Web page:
Your customers’ increasing demand for services―and the growing complexity of the systems you need to provide them―can mean doing things differently.
Paul Cormier, Red Hat’s executive vice president of Products and Technology, recognized this in his general session keynote:
“As the infrastructure transforms to this hybrid model, with application development taking advantage of those changes, traditional management technologies become obsolete.”
Day two at Summit began with an appeal that may sound surprising, even strange, to some: embrace chaos and drop the notion that success only stems from years of planning and organizing. The world of open source is one of the best proponents of this line of thinking, touting the principles of release early and often, fail fast, and a plea to try, learn, and modify systems.
Traditional practices that worked in more stable business environments are being outpaced by a fast, unpredictable world. The future of IT then, according to Whitehurst, is about building IT that can handle whatever the future brings.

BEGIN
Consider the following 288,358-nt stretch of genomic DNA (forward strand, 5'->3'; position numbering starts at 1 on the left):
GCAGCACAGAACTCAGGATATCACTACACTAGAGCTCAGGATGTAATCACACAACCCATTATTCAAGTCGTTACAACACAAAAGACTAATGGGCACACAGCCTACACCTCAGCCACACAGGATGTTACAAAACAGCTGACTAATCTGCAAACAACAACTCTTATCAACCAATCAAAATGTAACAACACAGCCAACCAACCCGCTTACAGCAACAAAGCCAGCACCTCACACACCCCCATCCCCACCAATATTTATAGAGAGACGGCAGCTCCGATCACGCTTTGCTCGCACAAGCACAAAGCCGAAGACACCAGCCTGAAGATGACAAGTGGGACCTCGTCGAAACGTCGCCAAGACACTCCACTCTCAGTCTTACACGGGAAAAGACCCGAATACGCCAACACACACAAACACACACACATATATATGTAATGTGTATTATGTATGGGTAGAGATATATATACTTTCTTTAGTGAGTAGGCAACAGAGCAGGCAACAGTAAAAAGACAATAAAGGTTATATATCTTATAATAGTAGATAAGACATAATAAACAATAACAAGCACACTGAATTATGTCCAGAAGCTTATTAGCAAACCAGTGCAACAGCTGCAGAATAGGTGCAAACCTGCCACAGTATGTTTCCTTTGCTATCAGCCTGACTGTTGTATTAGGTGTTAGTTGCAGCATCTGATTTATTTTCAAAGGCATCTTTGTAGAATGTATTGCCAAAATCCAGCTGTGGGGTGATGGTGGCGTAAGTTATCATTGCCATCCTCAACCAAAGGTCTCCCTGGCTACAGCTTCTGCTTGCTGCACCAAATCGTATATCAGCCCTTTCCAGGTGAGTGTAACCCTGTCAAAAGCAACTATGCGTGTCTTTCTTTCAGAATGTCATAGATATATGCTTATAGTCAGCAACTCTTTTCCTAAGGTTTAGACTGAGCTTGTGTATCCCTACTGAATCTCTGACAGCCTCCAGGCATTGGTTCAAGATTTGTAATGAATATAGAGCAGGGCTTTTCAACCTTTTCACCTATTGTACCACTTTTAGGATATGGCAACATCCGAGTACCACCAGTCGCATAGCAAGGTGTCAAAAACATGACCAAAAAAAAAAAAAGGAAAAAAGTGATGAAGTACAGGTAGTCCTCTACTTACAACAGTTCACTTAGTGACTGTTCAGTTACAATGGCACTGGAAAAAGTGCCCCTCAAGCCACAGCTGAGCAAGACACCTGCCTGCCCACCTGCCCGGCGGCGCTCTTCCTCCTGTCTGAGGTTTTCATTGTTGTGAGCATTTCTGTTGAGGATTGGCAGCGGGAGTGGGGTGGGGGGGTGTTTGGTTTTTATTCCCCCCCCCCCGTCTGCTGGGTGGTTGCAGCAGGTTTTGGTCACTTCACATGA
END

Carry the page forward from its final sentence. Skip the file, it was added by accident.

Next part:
Red Hat® Summit 2017’s opening general session was all about hybrid cloud. Paul Cormier, executive vice president and president of Products and Technologies at Red Hat, said 70% of our customers name cloud as a top spending priority. But, according to Cormier, hybrid cloud success isn’t just about the technology; it’s about strategy. That’s where Red Hat comes in: with technology that can move other IT resources in sync with hybrid cloud migrations.
Several years ago, I delivered a keynote where I walked through a typical day doing many things we all might do on a given day. I withdrew money from an ATM; used the Internet and checked in on some of my social networks; made some online purchases; checked in for my upcoming flight; checked the stock market; and watched a movie. Each of these activities were powered by open source technologies. Back then, open source was popular and on the rise.
Once seen as purely science fiction, self-driving cars are becoming more than a vision for the future; they are becoming a reality. But with this new technology comes concerns about safety.